Eras and Their Highlights

The Scientific Revolution

Are the Enlightenment and the scientific revolution the same?

The two terms describe interrelated and sequential European intellectual movements that took place from the 1500s to the 1800s. Together, the movements shaped an era that would lay the foundations of modern western civilization, foundations that required the use of reason, or rational thought, to understand the universe, nature, and human relations. During this period, many of the greatest minds in Europe developed new scientific, mathematical, philosophical, and social theories.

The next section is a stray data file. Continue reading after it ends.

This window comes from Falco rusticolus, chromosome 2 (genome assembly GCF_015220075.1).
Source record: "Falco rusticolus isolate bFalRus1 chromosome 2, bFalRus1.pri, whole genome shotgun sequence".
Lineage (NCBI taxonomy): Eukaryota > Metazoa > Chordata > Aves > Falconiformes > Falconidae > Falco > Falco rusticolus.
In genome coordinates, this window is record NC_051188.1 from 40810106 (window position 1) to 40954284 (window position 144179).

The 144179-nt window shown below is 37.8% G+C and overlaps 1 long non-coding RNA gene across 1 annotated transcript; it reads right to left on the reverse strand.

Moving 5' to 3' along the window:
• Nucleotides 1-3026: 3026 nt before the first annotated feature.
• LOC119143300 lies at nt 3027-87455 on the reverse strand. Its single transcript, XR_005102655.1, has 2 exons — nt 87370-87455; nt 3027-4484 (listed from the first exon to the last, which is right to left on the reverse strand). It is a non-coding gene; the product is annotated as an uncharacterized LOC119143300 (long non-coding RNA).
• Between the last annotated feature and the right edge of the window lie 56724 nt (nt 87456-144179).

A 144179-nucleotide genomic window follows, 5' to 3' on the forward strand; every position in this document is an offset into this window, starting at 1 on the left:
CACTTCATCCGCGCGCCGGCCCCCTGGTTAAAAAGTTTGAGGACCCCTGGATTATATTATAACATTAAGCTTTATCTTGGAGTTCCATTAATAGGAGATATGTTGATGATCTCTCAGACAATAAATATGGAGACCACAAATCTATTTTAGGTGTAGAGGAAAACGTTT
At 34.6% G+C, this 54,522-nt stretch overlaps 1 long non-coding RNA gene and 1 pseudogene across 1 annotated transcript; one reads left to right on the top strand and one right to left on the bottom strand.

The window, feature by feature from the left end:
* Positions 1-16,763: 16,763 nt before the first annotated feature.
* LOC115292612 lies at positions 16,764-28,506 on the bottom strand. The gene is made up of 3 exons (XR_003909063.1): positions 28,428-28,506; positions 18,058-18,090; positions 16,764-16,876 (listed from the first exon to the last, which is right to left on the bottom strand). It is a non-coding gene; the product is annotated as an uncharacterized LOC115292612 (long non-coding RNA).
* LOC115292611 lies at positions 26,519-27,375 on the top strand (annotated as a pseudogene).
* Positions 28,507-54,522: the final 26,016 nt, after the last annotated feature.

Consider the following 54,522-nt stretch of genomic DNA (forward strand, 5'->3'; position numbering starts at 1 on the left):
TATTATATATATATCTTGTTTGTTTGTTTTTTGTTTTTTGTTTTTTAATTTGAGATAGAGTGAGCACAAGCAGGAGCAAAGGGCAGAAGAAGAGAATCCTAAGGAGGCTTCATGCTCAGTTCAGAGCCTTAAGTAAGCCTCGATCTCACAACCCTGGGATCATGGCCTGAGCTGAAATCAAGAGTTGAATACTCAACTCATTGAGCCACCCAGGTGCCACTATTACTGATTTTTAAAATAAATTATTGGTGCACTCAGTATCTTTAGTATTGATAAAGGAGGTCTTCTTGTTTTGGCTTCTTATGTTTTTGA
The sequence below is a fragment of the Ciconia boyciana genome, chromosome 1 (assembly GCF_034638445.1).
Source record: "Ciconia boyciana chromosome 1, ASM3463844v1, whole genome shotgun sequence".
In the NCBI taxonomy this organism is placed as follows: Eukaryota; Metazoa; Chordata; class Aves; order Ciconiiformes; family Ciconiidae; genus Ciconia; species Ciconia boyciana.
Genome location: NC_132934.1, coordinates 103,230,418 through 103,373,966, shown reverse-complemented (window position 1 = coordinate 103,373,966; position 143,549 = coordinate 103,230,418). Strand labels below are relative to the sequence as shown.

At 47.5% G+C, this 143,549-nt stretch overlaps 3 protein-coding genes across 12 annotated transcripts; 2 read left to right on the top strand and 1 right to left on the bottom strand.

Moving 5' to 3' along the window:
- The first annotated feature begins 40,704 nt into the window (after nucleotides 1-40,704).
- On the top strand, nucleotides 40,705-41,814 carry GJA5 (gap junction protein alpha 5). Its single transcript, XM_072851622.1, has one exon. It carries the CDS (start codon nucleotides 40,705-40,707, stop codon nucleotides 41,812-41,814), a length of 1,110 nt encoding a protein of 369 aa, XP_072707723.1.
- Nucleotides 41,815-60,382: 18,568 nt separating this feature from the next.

Scientists came to believe that observation and experimentation would allow them to discover the laws of nature. Thus, the scientific method emerged, which required tools. Soon the microscope, thermometer, sextant, slide rule, and other instruments were invented. Scientists working during this time included Sir Isaac Newton (1642–1727), Joseph Priestley (1733–1804), and René Descartes (1596–1650). The era witnessed key discoveries and saw rapid advances in astronomy, anatomy, mathematics, and physics. The advances had an impact on education: universities introduced science courses to the curricula, and elementary and secondary schools followed suit. As people became trained in science, new technologies emerged: complicated farm machinery and new equipment for textile manufacturing and transportation was developed, paving the way for the Industrial Revolution.


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